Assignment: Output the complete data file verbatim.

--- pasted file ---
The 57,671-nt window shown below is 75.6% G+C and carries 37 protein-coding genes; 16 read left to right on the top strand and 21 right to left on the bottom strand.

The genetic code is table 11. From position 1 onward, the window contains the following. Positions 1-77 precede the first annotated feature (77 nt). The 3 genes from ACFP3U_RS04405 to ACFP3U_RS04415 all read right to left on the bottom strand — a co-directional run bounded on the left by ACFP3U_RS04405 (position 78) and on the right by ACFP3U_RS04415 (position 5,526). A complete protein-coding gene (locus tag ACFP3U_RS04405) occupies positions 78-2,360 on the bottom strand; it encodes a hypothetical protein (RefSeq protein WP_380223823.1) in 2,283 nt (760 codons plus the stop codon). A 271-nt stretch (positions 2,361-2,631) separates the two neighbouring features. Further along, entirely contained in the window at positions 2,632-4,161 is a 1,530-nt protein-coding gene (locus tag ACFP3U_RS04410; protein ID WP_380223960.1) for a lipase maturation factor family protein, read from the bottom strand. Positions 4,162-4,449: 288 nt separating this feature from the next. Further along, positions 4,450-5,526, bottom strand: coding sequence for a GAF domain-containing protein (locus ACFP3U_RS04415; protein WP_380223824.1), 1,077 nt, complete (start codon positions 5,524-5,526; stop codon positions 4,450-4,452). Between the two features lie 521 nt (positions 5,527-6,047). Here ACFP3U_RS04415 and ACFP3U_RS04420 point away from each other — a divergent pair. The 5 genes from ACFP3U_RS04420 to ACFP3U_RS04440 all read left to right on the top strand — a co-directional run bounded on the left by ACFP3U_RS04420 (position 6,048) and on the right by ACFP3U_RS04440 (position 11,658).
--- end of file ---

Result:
The 57,671-nt window shown below is 75.6% G+C and carries 37 protein-coding genes; 16 read left to right on the top strand and 21 right to left on the bottom strand.

The genetic code is table 11. From position 1 onward, the window contains the following. Positions 1-77 precede the first annotated feature (77 nt). The 3 genes from ACFP3U_RS04405 to ACFP3U_RS04415 all read right to left on the bottom strand — a co-directional run bounded on the left by ACFP3U_RS04405 (position 78) and on the right by ACFP3U_RS04415 (position 5,526). A complete protein-coding gene (locus tag ACFP3U_RS04405) occupies positions 78-2,360 on the bottom strand; it encodes a hypothetical protein (RefSeq protein WP_380223823.1) in 2,283 nt (760 codons plus the stop codon). A 271-nt stretch (positions 2,361-2,631) separates the two neighbouring features. Further along, entirely contained in the window at positions 2,632-4,161 is a 1,530-nt protein-coding gene (locus tag ACFP3U_RS04410; protein ID WP_380223960.1) for a lipase maturation factor family protein, read from the bottom strand. Positions 4,162-4,449: 288 nt separating this feature from the next. Further along, positions 4,450-5,526, bottom strand: coding sequence for a GAF domain-containing protein (locus ACFP3U_RS04415; protein WP_380223824.1), 1,077 nt, complete (start codon positions 5,524-5,526; stop codon positions 4,450-4,452). Between the two features lie 521 nt (positions 5,527-6,047). Here ACFP3U_RS04415 and ACFP3U_RS04420 point away from each other — a divergent pair. The 5 genes from ACFP3U_RS04420 to ACFP3U_RS04440 all read left to right on the top strand — a co-directional run bounded on the left by ACFP3U_RS04420 (position 6,048) and on the right by ACFP3U_RS04440 (position 11,658).